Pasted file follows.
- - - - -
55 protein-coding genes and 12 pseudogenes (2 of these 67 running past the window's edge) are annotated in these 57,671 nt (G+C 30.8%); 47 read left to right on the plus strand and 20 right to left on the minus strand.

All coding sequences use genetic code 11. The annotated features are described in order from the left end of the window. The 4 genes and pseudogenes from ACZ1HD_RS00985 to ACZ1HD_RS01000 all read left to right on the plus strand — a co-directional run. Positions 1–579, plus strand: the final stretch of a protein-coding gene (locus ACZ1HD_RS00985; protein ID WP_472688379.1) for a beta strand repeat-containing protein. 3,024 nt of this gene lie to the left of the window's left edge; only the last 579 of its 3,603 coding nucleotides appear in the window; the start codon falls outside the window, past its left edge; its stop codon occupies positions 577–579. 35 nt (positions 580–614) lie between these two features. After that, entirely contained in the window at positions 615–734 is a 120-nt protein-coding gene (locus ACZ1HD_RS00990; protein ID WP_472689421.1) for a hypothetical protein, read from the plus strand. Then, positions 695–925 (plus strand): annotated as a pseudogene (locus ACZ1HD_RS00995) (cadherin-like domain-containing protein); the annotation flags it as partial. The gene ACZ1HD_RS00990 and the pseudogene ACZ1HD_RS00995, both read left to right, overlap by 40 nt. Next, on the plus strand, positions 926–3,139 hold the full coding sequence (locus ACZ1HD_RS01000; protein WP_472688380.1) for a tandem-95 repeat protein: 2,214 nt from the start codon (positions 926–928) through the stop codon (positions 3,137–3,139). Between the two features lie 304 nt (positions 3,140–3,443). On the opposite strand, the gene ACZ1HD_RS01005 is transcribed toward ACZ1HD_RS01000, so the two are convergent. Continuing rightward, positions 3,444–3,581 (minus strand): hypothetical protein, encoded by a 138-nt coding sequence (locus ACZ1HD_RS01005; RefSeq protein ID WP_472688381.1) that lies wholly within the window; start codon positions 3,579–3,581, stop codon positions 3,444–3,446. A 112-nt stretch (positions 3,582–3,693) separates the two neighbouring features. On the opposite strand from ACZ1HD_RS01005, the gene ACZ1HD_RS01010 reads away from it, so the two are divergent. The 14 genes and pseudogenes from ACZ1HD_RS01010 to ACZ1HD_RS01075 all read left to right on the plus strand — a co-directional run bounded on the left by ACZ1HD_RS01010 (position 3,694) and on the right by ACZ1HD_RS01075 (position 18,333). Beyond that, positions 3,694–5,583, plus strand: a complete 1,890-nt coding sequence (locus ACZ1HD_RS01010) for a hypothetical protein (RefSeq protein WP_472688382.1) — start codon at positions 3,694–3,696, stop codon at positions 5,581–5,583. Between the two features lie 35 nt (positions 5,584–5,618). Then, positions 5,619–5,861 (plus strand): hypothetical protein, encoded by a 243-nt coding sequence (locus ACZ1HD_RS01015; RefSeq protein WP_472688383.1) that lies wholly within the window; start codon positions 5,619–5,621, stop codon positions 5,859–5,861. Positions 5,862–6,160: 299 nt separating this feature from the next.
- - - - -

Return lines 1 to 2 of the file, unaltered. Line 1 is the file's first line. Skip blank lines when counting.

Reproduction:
55 protein-coding genes and 12 pseudogenes (2 of these 67 running past the window's edge) are annotated in these 57,671 nt (G+C 30.8%); 47 read left to right on the plus strand and 20 right to left on the minus strand.

All coding sequences use genetic code 11. The annotated features are described in order from the left end of the window. The 4 genes and pseudogenes from ACZ1HD_RS00985 to ACZ1HD_RS01000 all read left to right on the plus strand — a co-directional run. Positions 1–579, plus strand: the final stretch of a protein-coding gene (locus ACZ1HD_RS00985; protein ID WP_472688379.1) for a beta strand repeat-containing protein. 3,024 nt of this gene lie to the left of the window's left edge; only the last 579 of its 3,603 coding nucleotides appear in the window; the start codon falls outside the window, past its left edge; its stop codon occupies positions 577–579. 35 nt (positions 580–614) lie between these two features. After that, entirely contained in the window at positions 615–734 is a 120-nt protein-coding gene (locus ACZ1HD_RS00990; protein ID WP_472689421.1) for a hypothetical protein, read from the plus strand. Then, positions 695–925 (plus strand): annotated as a pseudogene (locus ACZ1HD_RS00995) (cadherin-like domain-containing protein); the annotation flags it as partial. The gene ACZ1HD_RS00990 and the pseudogene ACZ1HD_RS00995, both read left to right, overlap by 40 nt. Next, on the plus strand, positions 926–3,139 hold the full coding sequence (locus ACZ1HD_RS01000; protein WP_472688380.1) for a tandem-95 repeat protein: 2,214 nt from the start codon (positions 926–928) through the stop codon (positions 3,137–3,139). Between the two features lie 304 nt (positions 3,140–3,443). On the opposite strand, the gene ACZ1HD_RS01005 is transcribed toward ACZ1HD_RS01000, so the two are convergent. Continuing rightward, positions 3,444–3,581 (minus strand): hypothetical protein, encoded by a 138-nt coding sequence (locus ACZ1HD_RS01005; RefSeq protein ID WP_472688381.1) that lies wholly within the window; start codon positions 3,579–3,581, stop codon positions 3,444–3,446. A 112-nt stretch (positions 3,582–3,693) separates the two neighbouring features. On the opposite strand from ACZ1HD_RS01005, the gene ACZ1HD_RS01010 reads away from it, so the two are divergent. The 14 genes and pseudogenes from ACZ1HD_RS01010 to ACZ1HD_RS01075 all read left to right on the plus strand — a co-directional run bounded on the left by ACZ1HD_RS01010 (position 3,694) and on the right by ACZ1HD_RS01075 (position 18,333). Beyond that, positions 3,694–5,583, plus strand: a complete 1,890-nt coding sequence (locus ACZ1HD_RS01010) for a hypothetical protein (RefSeq protein WP_472688382.1) — start codon at positions 3,694–3,696, stop codon at positions 5,581–5,583. Between the two features lie 35 nt (positions 5,584–5,618). Then, positions 5,619–5,861 (plus strand): hypothetical protein, encoded by a 243-nt coding sequence (locus ACZ1HD_RS01015; RefSeq protein WP_472688383.1) that lies wholly within the window; start codon positions 5,619–5,621, stop codon positions 5,859–5,861. Positions 5,862–6,160: 299 nt separating this feature from the next.